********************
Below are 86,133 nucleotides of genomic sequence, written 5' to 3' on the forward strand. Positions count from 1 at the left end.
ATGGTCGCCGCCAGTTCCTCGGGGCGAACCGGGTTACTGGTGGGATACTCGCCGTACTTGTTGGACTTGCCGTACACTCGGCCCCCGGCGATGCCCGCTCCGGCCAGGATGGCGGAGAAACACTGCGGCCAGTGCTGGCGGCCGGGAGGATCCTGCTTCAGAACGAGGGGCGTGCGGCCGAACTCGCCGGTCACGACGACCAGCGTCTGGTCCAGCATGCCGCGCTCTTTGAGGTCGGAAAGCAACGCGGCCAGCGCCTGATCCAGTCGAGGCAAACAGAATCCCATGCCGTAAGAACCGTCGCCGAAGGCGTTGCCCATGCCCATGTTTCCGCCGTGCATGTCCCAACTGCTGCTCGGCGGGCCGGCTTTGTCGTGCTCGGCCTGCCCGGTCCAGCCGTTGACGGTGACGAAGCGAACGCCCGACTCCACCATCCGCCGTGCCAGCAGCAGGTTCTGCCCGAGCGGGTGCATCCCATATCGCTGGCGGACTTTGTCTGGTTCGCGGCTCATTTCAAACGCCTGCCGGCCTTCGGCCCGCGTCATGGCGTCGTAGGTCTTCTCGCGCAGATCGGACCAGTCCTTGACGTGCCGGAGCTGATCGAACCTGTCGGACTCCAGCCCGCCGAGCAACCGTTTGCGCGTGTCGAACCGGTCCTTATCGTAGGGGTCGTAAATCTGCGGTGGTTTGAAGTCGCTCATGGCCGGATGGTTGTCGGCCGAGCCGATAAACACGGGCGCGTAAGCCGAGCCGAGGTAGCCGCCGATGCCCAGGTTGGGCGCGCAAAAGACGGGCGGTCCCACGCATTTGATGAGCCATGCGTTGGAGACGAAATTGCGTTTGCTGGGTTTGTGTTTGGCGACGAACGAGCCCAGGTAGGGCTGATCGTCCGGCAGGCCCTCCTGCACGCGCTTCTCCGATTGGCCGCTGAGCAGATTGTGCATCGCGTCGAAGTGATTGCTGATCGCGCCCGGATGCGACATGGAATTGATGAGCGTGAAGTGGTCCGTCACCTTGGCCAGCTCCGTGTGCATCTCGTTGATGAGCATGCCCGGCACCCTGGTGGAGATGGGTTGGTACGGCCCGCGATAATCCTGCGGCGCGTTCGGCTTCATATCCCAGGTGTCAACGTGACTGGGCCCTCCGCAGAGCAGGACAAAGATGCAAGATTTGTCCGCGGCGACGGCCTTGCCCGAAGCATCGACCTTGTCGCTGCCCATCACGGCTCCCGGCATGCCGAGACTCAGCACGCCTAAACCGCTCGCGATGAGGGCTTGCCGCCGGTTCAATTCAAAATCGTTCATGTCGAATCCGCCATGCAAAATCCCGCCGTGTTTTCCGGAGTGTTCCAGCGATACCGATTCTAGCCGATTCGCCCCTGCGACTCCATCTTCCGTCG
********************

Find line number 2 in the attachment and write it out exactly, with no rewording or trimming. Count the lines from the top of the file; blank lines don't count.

ATGGTCGCCGCCAGTTCCTCGGGGCGAACCGGGTTACTGGTGGGATACTCGCCGTACTTGTTGGACTTGCCGTACACTCGGCCCCCGGCGATGCCCGCTCCGGCCAGGATGGCGGAGAAACACTGCGGCCAGTGCTGGCGGCCGGGAGGATCCTGCTTCAGAACGAGGGGCGTGCGGCCGAACTCGCCGGTCACGACGACCAGCGTCTGGTCCAGCATGCCGCGCTCTTTGAGGTCGGAAAGCAACGCGGCCAGCGCCTGATCCAGTCGAGGCAAACAGAATCCCATGCCGTAAGAACCGTCGCCGAAGGCGTTGCCCATGCCCATGTTTCCGCCGTGCATGTCCCAACTGCTGCTCGGCGGGCCGGCTTTGTCGTGCTCGGCCTGCCCGGTCCAGCCGTTGACGGTGACGAAGCGAACGCCCGACTCCACCATCCGCCGTGCCAGCAGCAGGTTCTGCCCGAGCGGGTGCATCCCATATCGCTGGCGGACTTTGTCTGGTTCGCGGCTCATTTCAAACGCCTGCCGGCCTTCGGCCCGCGTCATGGCGTCGTAGGTCTTCTCGCGCAGATCGGACCAGTCCTTGACGTGCCGGAGCTGATCGAACCTGTCGGACTCCAGCCCGCCGAGCAACCGTTTGCGCGTGTCGAACCGGTCCTTATCGTAGGGGTCGTAAATCTGCGGTGGTTTGAAGTCGCTCATGGCCGGATGGTTGTCGGCCGAGCCGATAAACACGGGCGCGTAAGCCGAGCCGAGGTAGCCGCCGATGCCCAGGTTGGGCGCGCAAAAGACGGGCGGTCCCACGCATTTGATGAGCCATGCGTTGGAGACGAAATTGCGTTTGCTGGGTTTGTGTTTGGCGACGAACGAGCCCAGGTAGGGCTGATCGTCCGGCAGGCCCTCCTGCACGCGCTTCTCCGATTGGCCGCTGAGCAGATTGTGCATCGCGTCGAAGTGATTGCTGATCGCGCCCGGATGCGACATGGAATTGATGAGCGTGAAGTGGTCCGTCACCTTGGCCAGCTCCGTGTGCATCTCGTTGATGAGCATGCCCGGCACCCTGGTGGAGATGGGTTGGTACGGCCCGCGATAATCCTGCGGCGCGTTCGGCTTCATATCCCAGGTGTCAACGTGACTGGGCCCTCCGCAGAGCAGGACAAAGATGCAAGATTTGTCCGCGGCGACGGCCTTGCCCGAAGCATCGACCTTGTCGCTGCCCATCACGGCTCCCGGCATGCCGAGACTCAGCACGCCTAAACCGCTCGCGATGAGGGCTTGCCGCCGGTTCAATTCAAAATCGTTCATGTCGAATCCGCCATGCAAAATCCCGCCGTGTTTTCCGGAGTGTTCCAGCGATACCGATTCTAGCCGATTCGCCCCTGCGACTCCATCTTCCGTCG